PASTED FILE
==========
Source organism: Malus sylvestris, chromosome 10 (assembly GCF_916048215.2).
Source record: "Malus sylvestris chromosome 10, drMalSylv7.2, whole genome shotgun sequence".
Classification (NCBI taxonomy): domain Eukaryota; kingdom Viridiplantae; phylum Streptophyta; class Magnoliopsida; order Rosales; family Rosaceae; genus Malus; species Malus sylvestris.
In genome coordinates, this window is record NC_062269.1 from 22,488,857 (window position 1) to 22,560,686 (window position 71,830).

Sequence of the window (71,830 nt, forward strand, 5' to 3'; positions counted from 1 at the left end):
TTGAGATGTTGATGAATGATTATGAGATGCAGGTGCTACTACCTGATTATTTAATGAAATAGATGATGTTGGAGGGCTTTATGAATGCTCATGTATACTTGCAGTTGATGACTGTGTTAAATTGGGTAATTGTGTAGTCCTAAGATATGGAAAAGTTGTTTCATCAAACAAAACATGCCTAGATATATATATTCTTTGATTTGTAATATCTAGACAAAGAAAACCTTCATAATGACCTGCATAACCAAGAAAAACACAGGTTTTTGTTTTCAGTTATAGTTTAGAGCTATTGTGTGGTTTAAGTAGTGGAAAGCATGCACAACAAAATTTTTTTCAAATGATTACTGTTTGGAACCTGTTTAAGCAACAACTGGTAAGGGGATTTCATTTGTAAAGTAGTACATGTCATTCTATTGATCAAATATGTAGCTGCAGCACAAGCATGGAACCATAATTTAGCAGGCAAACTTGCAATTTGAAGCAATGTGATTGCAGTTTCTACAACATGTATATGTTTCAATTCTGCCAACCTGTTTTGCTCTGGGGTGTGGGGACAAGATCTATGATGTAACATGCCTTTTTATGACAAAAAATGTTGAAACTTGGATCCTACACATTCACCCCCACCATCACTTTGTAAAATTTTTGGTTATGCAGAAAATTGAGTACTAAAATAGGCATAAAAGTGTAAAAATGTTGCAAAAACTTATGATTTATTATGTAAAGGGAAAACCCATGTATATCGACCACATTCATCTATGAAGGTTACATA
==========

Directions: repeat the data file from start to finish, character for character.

Source organism: Malus sylvestris, chromosome 10 (assembly GCF_916048215.2).
Source record: "Malus sylvestris chromosome 10, drMalSylv7.2, whole genome shotgun sequence".
Classification (NCBI taxonomy): domain Eukaryota; kingdom Viridiplantae; phylum Streptophyta; class Magnoliopsida; order Rosales; family Rosaceae; genus Malus; species Malus sylvestris.
In genome coordinates, this window is record NC_062269.1 from 22,488,857 (window position 1) to 22,560,686 (window position 71,830).

Sequence of the window (71,830 nt, forward strand, 5' to 3'; positions counted from 1 at the left end):
TTGAGATGTTGATGAATGATTATGAGATGCAGGTGCTACTACCTGATTATTTAATGAAATAGATGATGTTGGAGGGCTTTATGAATGCTCATGTATACTTGCAGTTGATGACTGTGTTAAATTGGGTAATTGTGTAGTCCTAAGATATGGAAAAGTTGTTTCATCAAACAAAACATGCCTAGATATATATATTCTTTGATTTGTAATATCTAGACAAAGAAAACCTTCATAATGACCTGCATAACCAAGAAAAACACAGGTTTTTGTTTTCAGTTATAGTTTAGAGCTATTGTGTGGTTTAAGTAGTGGAAAGCATGCACAACAAAATTTTTTTCAAATGATTACTGTTTGGAACCTGTTTAAGCAACAACTGGTAAGGGGATTTCATTTGTAAAGTAGTACATGTCATTCTATTGATCAAATATGTAGCTGCAGCACAAGCATGGAACCATAATTTAGCAGGCAAACTTGCAATTTGAAGCAATGTGATTGCAGTTTCTACAACATGTATATGTTTCAATTCTGCCAACCTGTTTTGCTCTGGGGTGTGGGGACAAGATCTATGATGTAACATGCCTTTTTATGACAAAAAATGTTGAAACTTGGATCCTACACATTCACCCCCACCATCACTTTGTAAAATTTTTGGTTATGCAGAAAATTGAGTACTAAAATAGGCATAAAAGTGTAAAAATGTTGCAAAAACTTATGATTTATTATGTAAAGGGAAAACCCATGTATATCGACCACATTCATCTATGAAGGTTACATA